9

I have Windows 10 and Virtual Box 5.1.4. I need to create a shared folder which would be shared between Windows and the MSDOS used in Virtual Box. So I used the shared folder option to setup a folder on Windows. The instructions said to then type "net use x \vboxsvr\share" but that gives an error:

C:\Users\eddyq>net use e \\vboxsvr\share
System error 67 has occurred.
The network name cannot be found.

Assuming the "vboxsvr" is to be substituted with the actual host name, I could not find an option in Virtual Box that allows me to type the host name.

So I checked the server list on Windows using Map Network Drive and the server called vboxsf is not there. Searching this forum, I found someone that says there is a group called vboxsf but it is not clear how to use that.

8

Install the VirtualBox Guest Additions Plug in.

From Console File → Device → Insert Guess Additions Image CD.

Install and reboot.

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    Nice answer, but it doesn't work – Devolus Apr 24 '18 at 8:22
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    Worked for me, although I did install them before. – code2be Jul 24 '18 at 11:59
4

Well, I had the same issue, mounting my host Documents and Pictures folder. Things I did (I cannot regress, if one of them is superficious)

  • Install matching Guest Additions again (I did so earlier in setup, well...)

  • Hint 1: The .iso can directly be downloaded here (precisely match your virtual box version, as shown in the about menu)

  • Hint 2: If you are to lazy to re-add a CD Drive with all the rebooting, you can unpack that iso in your (Ubuntu) Host for example (remove anything x86/OS2/sun... if you like), and drag that folder onto your guest desktop. (Kinda proof that I had pre-existing guest additions, if I think about it. Otherwise, dragging would not be possible). And install the VBoxWindowsAdditions-amd64.exe there.

  • Also another nasty problem VirtualBox problem of mine instantly went away. Not related, but kinda proof that some features of GuestAddition can somehow get swept away, perhaps by further Win10 Updates or such.

  • I turned off the windows firewall, suddenly I could see my shared drives! (I then turned it on again. Yes, I could still see them. Yes, the old joke...). Since everything is hard to find in Win10 settings, here's what I mean: enter image description here

Btw: My checkbox on the shared folders look like so: enter image description here

Btw: Before I had named them Documents and Pictures, perhaps that was too generic and caused trouble, perhaps not.

Well, yeah, reboot, and things work... I could see, work with and permanently map them...

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    Indeed the tip that Windows Update might cause some feature to not work and require re installation of VirtualBox Guest Additions. – Royi Feb 3 '19 at 19:49
1

you can find the host name by going to:

WindowsKey + Type "System" + Followed by Enter

That should bring up the "System properties". Your host name is your computer name. Once you have your host name then you can do exactly as you did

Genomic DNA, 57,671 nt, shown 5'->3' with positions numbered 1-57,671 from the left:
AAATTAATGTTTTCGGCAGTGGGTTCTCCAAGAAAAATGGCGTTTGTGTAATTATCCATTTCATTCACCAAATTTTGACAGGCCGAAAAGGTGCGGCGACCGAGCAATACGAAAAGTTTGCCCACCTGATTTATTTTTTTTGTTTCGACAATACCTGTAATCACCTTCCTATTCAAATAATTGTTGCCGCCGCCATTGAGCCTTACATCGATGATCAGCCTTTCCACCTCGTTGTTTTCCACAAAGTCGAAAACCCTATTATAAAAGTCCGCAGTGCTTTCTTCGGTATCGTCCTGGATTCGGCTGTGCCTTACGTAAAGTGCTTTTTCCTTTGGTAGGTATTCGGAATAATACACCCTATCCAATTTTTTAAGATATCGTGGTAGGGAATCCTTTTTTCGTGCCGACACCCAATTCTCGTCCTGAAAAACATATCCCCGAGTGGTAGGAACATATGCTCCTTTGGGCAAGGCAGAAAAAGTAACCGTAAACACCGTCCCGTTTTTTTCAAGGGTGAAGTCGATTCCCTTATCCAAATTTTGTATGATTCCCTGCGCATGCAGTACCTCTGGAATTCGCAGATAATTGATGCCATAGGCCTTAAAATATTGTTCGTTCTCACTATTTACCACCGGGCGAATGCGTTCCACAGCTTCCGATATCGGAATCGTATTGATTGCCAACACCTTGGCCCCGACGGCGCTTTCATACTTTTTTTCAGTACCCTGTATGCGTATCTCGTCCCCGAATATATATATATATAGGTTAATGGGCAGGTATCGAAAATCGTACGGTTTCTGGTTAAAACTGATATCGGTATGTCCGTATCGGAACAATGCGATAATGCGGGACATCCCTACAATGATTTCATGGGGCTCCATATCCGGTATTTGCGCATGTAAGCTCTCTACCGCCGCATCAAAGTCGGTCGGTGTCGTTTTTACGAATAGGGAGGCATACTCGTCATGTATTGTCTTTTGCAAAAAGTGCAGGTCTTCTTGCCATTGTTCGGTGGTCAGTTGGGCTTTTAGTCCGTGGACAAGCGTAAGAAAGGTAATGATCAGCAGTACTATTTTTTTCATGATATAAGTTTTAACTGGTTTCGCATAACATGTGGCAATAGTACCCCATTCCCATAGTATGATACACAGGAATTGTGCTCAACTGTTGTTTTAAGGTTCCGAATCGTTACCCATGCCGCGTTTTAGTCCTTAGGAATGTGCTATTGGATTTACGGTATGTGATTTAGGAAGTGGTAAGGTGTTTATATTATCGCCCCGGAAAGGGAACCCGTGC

\\hostname\whateverfolder\

Alternately, you could do it by IP address

WindowsKey + type "cmd" + Enter

That brings up the cmd prompt

type ipconfig

A list of network adapters and their IP will appear. The ip you are looking for likely starts with 192.168.x.x

\\192.168.x.x\whaterverfolder

Don't forget, you must query ipconfig and/or system properties from the GUEST OS, not the HOST. Also remember the type of Network connection you set in VirtualBox(NAT, Bridged, and so on) for that specific Guest OS will impact the visibility of your Guest OS on your network.

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  • Thanks, the "net use" works now but in the MSDOS window of Virtual Box I don't see the mapping. Have you used Virtual Box to do this? – user215779 Aug 23 '16 at 16:33
  • The guest is MSDOS and that does not have ipconfig. This works perfectly with vmware and I was told that Virtual Box has the same features. – user215779 Aug 23 '16 at 16:35
  • I do use Virtual Box every day. So lets clarify your setup first and what you want to achieve, because although it's not impossible, I find it improbable that you'd be running a MSDOS Guest OS. If your guest OS is Windows, that Windows Guest will have its own "cmd prompt" (aka ~*ms dos* for some). Even if this sounds like a redundant question, could you confirm whether you're running a MSDOS Guest, or if you are running a Windows Guest in which you are trying to use "cmd prompt" to run the "net use" command? Where is the folder you want to share? Does it live on the guest or the host? – blaze_125 Aug 23 '16 at 17:12
  • Furthermore, since the "net use" works now, what happens if you cd e: in cmd prompt? Does that take you to your shared folder? I'm pointing you to the E drive because this net use e \\vboxsvr\share would assign \\vboxsvr\share to e. Net use Documentation – blaze_125 Aug 23 '16 at 17:15
  • Virtual Box is a virtualization system. It would not use MSDOS to access the drives. This is because it emulates the drives. Think of it this way, if you have an external disk then you connect it and MSDOS can see it. So under virtualization the system doing the virtualization will simulate a drive. Under Vmware (another virtual system) it is the same way. MSDOS does not know where the "drive" came from ... it is just there. The same is true with virtualized floppies, CD roms, optical readers, etc. This is how you use a foreign system on most systems today (Windows, Linux, NetBSD, etc). – user215779 Aug 23 '16 at 18:29

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